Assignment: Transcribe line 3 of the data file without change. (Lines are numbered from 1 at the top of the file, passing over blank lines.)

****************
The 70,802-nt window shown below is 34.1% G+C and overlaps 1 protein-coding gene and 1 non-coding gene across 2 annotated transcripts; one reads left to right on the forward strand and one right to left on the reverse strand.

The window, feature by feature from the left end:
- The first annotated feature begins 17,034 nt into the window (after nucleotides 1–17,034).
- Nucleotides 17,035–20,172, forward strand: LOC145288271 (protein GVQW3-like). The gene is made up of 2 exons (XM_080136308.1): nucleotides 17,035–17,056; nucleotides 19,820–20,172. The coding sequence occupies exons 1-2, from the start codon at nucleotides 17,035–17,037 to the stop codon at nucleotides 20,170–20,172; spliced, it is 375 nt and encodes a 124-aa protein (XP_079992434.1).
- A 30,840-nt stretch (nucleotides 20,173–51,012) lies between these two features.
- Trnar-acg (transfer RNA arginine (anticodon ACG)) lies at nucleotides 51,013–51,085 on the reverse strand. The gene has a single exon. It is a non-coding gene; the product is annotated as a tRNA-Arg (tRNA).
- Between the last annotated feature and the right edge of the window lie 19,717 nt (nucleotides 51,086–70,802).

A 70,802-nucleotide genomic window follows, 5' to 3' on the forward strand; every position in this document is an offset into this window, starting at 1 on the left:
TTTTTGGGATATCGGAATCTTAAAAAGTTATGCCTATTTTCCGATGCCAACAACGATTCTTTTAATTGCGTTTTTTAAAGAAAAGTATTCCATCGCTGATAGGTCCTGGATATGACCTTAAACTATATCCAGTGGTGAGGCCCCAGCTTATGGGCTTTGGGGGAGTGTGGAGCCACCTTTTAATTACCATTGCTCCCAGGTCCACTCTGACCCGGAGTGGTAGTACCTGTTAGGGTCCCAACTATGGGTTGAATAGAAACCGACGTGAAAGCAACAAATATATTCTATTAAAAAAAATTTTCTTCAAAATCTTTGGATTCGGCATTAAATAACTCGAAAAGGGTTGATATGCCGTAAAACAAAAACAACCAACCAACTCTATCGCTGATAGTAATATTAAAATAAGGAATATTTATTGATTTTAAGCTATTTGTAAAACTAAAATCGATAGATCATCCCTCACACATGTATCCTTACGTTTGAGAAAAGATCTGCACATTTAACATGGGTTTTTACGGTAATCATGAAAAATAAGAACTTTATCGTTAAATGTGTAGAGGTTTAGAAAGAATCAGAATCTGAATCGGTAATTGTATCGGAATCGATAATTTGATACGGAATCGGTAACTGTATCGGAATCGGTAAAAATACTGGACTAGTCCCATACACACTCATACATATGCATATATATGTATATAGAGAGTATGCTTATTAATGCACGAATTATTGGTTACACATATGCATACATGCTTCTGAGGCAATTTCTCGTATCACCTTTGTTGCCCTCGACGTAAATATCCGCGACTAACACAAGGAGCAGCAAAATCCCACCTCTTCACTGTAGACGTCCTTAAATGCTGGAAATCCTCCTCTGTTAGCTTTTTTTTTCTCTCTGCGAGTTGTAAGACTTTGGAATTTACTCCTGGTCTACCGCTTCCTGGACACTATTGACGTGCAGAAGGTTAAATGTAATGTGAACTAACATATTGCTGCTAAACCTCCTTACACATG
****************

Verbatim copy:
- The first annotated feature begins 17,034 nt into the window (after nucleotides 1–17,034).